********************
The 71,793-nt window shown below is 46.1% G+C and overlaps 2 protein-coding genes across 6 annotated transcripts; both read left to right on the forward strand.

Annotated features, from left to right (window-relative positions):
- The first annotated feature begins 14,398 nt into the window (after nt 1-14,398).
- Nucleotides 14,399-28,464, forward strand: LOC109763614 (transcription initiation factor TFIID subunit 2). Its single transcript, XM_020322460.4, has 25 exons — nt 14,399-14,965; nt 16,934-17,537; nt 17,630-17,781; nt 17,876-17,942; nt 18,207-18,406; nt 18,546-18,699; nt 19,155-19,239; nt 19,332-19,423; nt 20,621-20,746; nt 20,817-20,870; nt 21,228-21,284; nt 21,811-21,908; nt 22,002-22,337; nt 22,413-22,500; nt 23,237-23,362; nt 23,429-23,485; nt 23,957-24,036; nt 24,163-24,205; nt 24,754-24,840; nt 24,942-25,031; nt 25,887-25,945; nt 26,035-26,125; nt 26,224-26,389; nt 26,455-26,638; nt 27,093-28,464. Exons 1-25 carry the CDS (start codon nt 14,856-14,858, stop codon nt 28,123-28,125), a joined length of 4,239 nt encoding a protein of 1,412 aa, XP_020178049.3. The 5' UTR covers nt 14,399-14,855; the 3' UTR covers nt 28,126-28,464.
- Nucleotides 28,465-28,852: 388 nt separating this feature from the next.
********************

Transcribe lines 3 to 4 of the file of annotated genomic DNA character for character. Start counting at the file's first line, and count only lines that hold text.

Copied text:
- The first annotated feature begins 14,398 nt into the window (after nt 1-14,398).
- Nucleotides 14,399-28,464, forward strand: LOC109763614 (transcription initiation factor TFIID subunit 2). Its single transcript, XM_020322460.4, has 25 exons — nt 14,399-14,965; nt 16,934-17,537; nt 17,630-17,781; nt 17,876-17,942; nt 18,207-18,406; nt 18,546-18,699; nt 19,155-19,239; nt 19,332-19,423; nt 20,621-20,746; nt 20,817-20,870; nt 21,228-21,284; nt 21,811-21,908; nt 22,002-22,337; nt 22,413-22,500; nt 23,237-23,362; nt 23,429-23,485; nt 23,957-24,036; nt 24,163-24,205; nt 24,754-24,840; nt 24,942-25,031; nt 25,887-25,945; nt 26,035-26,125; nt 26,224-26,389; nt 26,455-26,638; nt 27,093-28,464. Exons 1-25 carry the CDS (start codon nt 14,856-14,858, stop codon nt 28,123-28,125), a joined length of 4,239 nt encoding a protein of 1,412 aa, XP_020178049.3. The 5' UTR covers nt 14,399-14,855; the 3' UTR covers nt 28,126-28,464.